My sweet pea,
I was thinking about something that happened during our road trip to New Mexico. Remember the last night, on the way home, when we camped in the Kaibab National Forest? As your brother and I were unloading tents and sleeping bags, and your dad headed down to the pit toilet for a potty break, you asked, “Can I sleep in the car tonight?”
At first, I thought you were kidding. So did your brother, apparently: “Yeah, right!” he laughed. Typical.
But you just sat there—in the back passenger-side seat of our Ford Escape, the spot you’d occupied for the thousand or so miles we’d traveled—and continued reading your James Patterson novel as your brother and I surveyed the campsite for good tent spots.
I thought about it. Actually, if you slept in the car, it would make for better sleeping arrangements for the rest of us. Your brother could have the two-man tent by himself, and your dad and I could share the three-man. I remembered with envy how, earlier in our expedition, the boys had been able to stretch out and change their clothes in the spacious Kelty, while you and I were stuck in the cramped Tadpole. Designed for backpackers whose primary concern is bulk, the tiny two-man tent is hard enough to get into—forget about moving around once you’re in it.
Still, my first priority was your safety and comfort, so I tried to talk you out of it.
“You’re going to get cold,” I explained, “or be cramped.” “How are you going to position yourself? How will you stretch your legs—by themselves the length of the back seat?”
You insisted. “I want to do it. Please?”
So, OK. Your brother was happy; I was happy; you seemed happy.
Your dad came back from the bathroom puzzled to see his son setting up the Tadpole, instead of the tent the two of them had been sharing before. As I explained the situation, I observed your dad go through a thought process similar to my own.
“Whatever,” he concluded. “If that’s what she wants.
As the boys and I finished setting up the campsite, you just sat in the Escape and continued reading. I brooded off and on: “What if she gets cold?” I thought. I took your sleeping bag and put it on the floor next to you. “This is here if you need it.” And what good would a sleeping bag be if you got scared? I asked your dad to blow up the fourth air mattress, and put it on the floor of our tent, in the extra space next to him.
“In case she needs us,” I explained.
“She won’t make it to midnight,” he predicted.
I wasn’t so sure. This past year, I’ve seen you go through so many changes; not only surpassing me in height and becoming a young woman in physical appearance, but also emotionally more mature, wanting to spend more time with your friends, away from home, away from your dad and me.
I remember when you were nine-years-old and wanted to go to Egypt, live with your friend whose family had recently moved there and attend the international school with her. You protested through sobs as we said no, that you were too young to be so far away from us for so long.
Now, at nearly thirteen, you can see the day coming when that won’t be the case anymore. I know you look forward to complete independence, not because you don’t love us; simply because you’re drawn that way. Like me, you want to travel, see the world, meet as many interesting people as you can, learn their languages, try their food, experience their realities.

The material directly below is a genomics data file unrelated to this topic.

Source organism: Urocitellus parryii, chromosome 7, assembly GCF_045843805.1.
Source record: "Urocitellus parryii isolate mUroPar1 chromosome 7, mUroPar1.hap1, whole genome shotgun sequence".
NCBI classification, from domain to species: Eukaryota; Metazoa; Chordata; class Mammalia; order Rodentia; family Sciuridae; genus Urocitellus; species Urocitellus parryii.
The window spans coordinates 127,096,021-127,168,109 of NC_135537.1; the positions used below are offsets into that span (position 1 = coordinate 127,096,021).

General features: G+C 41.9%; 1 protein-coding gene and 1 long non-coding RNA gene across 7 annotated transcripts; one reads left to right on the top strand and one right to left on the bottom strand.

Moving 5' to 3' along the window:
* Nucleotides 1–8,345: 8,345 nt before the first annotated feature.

For now, though, there’s a bit of little girl left in you, and she’s sometimes still afraid of the dark. Before you turned in for the night, curling up in your backseat nest, I made sure to tell you, “If you get cold or scared or anything, come sleep in our tent. Bring your sleeping bag. We kept a spot for you.”
When I got in our tent, I could see that your dad had hung the key to the Escape from the center of the tent ceiling—at the ready, in case you needed him. “I told her to keep the doors locked,” he said.
I fell asleep easily that night, soon after we switched off our headlamps around 10 p.m. The spaciousness of the Kelty was, indeed, a welcome change. Nevertheless, I felt a twinge of relief when, around 2 a.m., I heard the zipper of our tent open and you whispering, “Dad … Dad?”
We let you sleep until almost 9 the next morning.
“What happened?” I asked your dad. He shrugged, “I think she got cold.”
Although a small incident in your big life, I’ve thought about this several times since it happened. I believe it’s symbolic of future situations we’ll encounter that could have more gravity than whether to sleep in the tent or the car.
You see, you’ll have ideas of things you want to do on your own. I’ll have reservations, although I may also feel conflicted by the additional freedom your independence gives me. Your safety and security will be paramount. Given that, I’ll help equip you in any way I can and encourage you to be adventurous. You deserve the chance to discover the best this life has to offer. I will sleep fine, knowing that I’ve done everything I can to help prepare you for the world.
But if that world ever gets cold or scary, there will always be a spot for you in my tent. You’ll be safe and warm there, surrounded by your dad’s and my love. As you begin to strike out on your adventures, please don’t forget that.